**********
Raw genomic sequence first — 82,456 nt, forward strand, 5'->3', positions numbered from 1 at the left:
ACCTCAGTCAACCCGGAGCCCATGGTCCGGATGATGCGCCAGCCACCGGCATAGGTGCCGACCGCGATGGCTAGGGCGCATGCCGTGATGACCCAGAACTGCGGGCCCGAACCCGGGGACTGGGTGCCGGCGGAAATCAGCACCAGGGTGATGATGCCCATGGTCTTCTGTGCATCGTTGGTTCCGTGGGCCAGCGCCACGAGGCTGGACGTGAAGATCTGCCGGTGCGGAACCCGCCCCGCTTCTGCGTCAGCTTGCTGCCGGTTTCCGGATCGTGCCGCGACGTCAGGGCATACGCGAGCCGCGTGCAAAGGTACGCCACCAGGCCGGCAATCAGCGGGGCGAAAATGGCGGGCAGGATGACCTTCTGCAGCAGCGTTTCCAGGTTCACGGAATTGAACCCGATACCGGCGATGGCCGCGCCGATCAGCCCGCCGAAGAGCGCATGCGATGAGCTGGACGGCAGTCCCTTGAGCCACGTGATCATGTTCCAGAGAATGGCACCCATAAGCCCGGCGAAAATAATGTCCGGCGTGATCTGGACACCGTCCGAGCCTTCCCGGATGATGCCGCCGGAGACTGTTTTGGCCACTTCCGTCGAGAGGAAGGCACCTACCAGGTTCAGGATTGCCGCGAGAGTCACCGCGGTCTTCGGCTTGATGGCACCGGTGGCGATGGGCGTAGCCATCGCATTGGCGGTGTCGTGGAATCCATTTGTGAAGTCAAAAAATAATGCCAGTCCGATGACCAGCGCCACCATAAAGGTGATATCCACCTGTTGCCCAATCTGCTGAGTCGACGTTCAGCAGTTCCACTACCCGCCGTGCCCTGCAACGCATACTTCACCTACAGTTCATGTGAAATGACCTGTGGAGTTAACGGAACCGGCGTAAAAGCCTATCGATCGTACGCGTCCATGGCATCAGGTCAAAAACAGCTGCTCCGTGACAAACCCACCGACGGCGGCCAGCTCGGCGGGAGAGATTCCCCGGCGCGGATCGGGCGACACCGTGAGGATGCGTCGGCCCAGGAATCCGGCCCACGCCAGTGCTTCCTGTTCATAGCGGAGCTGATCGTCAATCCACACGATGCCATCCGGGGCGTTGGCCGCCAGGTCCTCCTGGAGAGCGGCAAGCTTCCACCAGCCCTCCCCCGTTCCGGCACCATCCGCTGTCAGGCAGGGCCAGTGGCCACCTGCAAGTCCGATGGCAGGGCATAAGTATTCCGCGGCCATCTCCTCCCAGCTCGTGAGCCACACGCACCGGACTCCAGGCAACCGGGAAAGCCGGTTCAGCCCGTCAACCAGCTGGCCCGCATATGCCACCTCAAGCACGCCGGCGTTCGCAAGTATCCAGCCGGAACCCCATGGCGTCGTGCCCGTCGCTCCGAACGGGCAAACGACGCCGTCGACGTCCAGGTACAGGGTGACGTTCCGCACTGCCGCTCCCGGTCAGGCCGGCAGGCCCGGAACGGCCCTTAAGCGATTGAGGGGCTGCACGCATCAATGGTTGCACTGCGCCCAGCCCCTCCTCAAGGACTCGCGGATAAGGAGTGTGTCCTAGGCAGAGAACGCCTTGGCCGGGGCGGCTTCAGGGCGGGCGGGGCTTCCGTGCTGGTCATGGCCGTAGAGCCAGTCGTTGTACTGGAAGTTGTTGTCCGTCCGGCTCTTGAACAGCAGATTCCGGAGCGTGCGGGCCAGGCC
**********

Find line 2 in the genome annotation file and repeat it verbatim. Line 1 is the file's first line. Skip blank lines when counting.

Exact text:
ACCTCAGTCAACCCGGAGCCCATGGTCCGGATGATGCGCCAGCCACCGGCATAGGTGCCGACCGCGATGGCTAGGGCGCATGCCGTGATGACCCAGAACTGCGGGCCCGAACCCGGGGACTGGGTGCCGGCGGAAATCAGCACCAGGGTGATGATGCCCATGGTCTTCTGTGCATCGTTGGTTCCGTGGGCCAGCGCCACGAGGCTGGACGTGAAGATCTGCCGGTGCGGAACCCGCCCCGCTTCTGCGTCAGCTTGCTGCCGGTTTCCGGATCGTGCCGCGACGTCAGGGCATACGCGAGCCGCGTGCAAAGGTACGCCACCAGGCCGGCAATCAGCGGGGCGAAAATGGCGGGCAGGATGACCTTCTGCAGCAGCGTTTCCAGGTTCACGGAATTGAACCCGATACCGGCGATGGCCGCGCCGATCAGCCCGCCGAAGAGCGCATGCGATGAGCTGGACGGCAGTCCCTTGAGCCACGTGATCATGTTCCAGAGAATGGCACCCATAAGCCCGGCGAAAATAATGTCCGGCGTGATCTGGACACCGTCCGAGCCTTCCCGGATGATGCCGCCGGAGACTGTTTTGGCCACTTCCGTCGAGAGGAAGGCACCTACCAGGTTCAGGATTGCCGCGAGAGTCACCGCGGTCTTCGGCTTGATGGCACCGGTGGCGATGGGCGTAGCCATCGCATTGGCGGTGTCGTGGAATCCATTTGTGAAGTCAAAAAATAATGCCAGTCCGATGACCAGCGCCACCATAAAGGTGATATCCACCTGTTGCCCAATCTGCTGAGTCGACGTTCAGCAGTTCCACTACCCGCCGTGCCCTGCAACGCATACTTCACCTACAGTTCATGTGAAATGACCTGTGGAGTTAACGGAACCGGCGTAAAAGCCTATCGATCGTACGCGTCCATGGCATCAGGTCAAAAACAGCTGCTCCGTGACAAACCCACCGACGGCGGCCAGCTCGGCGGGAGAGATTCCCCGGCGCGGATCGGGCGACACCGTGAGGATGCGTCGGCCCAGGAATCCGGCCCACGCCAGTGCTTCCTGTTCATAGCGGAGCTGATCGTCAATCCACACGATGCCATCCGGGGCGTTGGCCGCCAGGTCCTCCTGGAGAGCGGCAAGCTTCCACCAGCCCTCCCCCGTTCCGGCACCATCCGCTGTCAGGCAGGGCCAGTGGCCACCTGCAAGTCCGATGGCAGGGCATAAGTATTCCGCGGCCATCTCCTCCCAGCTCGTGAGCCACACGCACCGGACTCCAGGCAACCGGGAAAGCCGGTTCAGCCCGTCAACCAGCTGGCCCGCATATGCCACCTCAAGCACGCCGGCGTTCGCAAGTATCCAGCCGGAACCCCATGGCGTCGTGCCCGTCGCTCCGAACGGGCAAACGACGCCGTCGACGTCCAGGTACAGGGTGACGTTCCGCACTGCCGCTCCCGGTCAGGCCGGCAGGCCCGGAACGGCCCTTAAGCGATTGAGGGGCTGCACGCATCAATGGTTGCACTGCGCCCAGCCCCTCCTCAAGGACTCGCGGATAAGGAGTGTGTCCTAGGCAGAGAACGCCTTGGCCGGGGCGGCTTCAGGGCGGGCGGGGCTTCCGTGCTGGTCATGGCCGTAGAGCCAGTCGTTGTACTGGAAGTTGTTGTCCGTCCGGCTCTTGAACAGCAGATTCCGGAGCGTGCGGGCCAGGCC